From QE2 To Economic Titanic, The Global Asset Inflation Surge
By: Andrew McKillop
Nov 05, 2010
Ben Bernanke has cranked the U.S. Fed’s printing presses one more time, with a new injection of US$ 600 billion. Market operators have responded with the only tune they know: bid up all hard asset real resource prices in the Commodities space and, for a while, also talk up their paper cousins in the Equities space, while the US dollar wilts by the hour. Not so far forward, however, this creation of virtual value will hit the iceberg of runaway asset inflation, then vast deflation, as QE2 turns to Titanic.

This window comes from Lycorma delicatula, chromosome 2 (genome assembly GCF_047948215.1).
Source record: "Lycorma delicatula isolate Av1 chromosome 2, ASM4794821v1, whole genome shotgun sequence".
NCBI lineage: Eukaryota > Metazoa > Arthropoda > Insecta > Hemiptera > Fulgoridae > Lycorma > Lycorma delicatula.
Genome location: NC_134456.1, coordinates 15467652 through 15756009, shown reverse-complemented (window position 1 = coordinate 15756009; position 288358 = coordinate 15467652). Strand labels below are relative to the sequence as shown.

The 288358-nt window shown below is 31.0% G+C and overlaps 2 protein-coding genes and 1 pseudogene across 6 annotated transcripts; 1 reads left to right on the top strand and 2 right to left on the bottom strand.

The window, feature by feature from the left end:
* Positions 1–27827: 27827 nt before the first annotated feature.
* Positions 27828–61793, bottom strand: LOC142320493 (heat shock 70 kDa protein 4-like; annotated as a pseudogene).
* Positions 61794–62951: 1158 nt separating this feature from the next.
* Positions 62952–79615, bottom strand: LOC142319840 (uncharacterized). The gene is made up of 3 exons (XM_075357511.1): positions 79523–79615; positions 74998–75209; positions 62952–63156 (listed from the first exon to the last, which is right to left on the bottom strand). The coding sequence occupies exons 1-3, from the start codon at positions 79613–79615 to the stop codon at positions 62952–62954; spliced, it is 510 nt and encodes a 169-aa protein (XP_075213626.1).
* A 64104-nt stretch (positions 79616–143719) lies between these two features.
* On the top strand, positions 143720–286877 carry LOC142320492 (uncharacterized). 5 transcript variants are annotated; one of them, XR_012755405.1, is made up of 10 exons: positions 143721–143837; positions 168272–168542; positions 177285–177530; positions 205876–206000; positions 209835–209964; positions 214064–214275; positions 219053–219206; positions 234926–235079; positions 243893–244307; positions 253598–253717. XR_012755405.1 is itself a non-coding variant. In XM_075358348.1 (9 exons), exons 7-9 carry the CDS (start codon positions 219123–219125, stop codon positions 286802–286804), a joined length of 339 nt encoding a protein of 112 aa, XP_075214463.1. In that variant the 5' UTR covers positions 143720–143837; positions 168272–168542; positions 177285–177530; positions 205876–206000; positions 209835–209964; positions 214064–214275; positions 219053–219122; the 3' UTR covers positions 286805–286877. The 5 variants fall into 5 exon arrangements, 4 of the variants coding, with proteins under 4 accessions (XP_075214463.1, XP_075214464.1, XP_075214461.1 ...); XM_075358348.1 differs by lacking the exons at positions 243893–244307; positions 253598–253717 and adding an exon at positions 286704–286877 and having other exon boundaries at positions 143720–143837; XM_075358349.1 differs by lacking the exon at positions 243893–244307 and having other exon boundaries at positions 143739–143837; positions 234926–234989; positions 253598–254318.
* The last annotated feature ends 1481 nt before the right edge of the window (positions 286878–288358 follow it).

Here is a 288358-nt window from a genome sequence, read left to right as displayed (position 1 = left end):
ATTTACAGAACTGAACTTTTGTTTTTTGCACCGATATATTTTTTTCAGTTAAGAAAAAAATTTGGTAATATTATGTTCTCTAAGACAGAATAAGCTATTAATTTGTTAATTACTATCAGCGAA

Examples abound. The nuclear energy asset bubble is launched and powering forward, as reactor building costs are inflated at perhaps 25 percent a year, and uranium prices have risen 26 percent in the 3 months since end-July. Oil and coal prices – if not natural gas prices which are still held back by the unsure menace of shale and frac gas resource development – are also powering forward, but with strong competition from the asset inflation now operating in nearly all and any food and soft commodities. Rubber prices, for example, are at a 30-year high. While the pretence can be maintained that commodities inflation is good news for equities, they also can be talked up, but only for a while.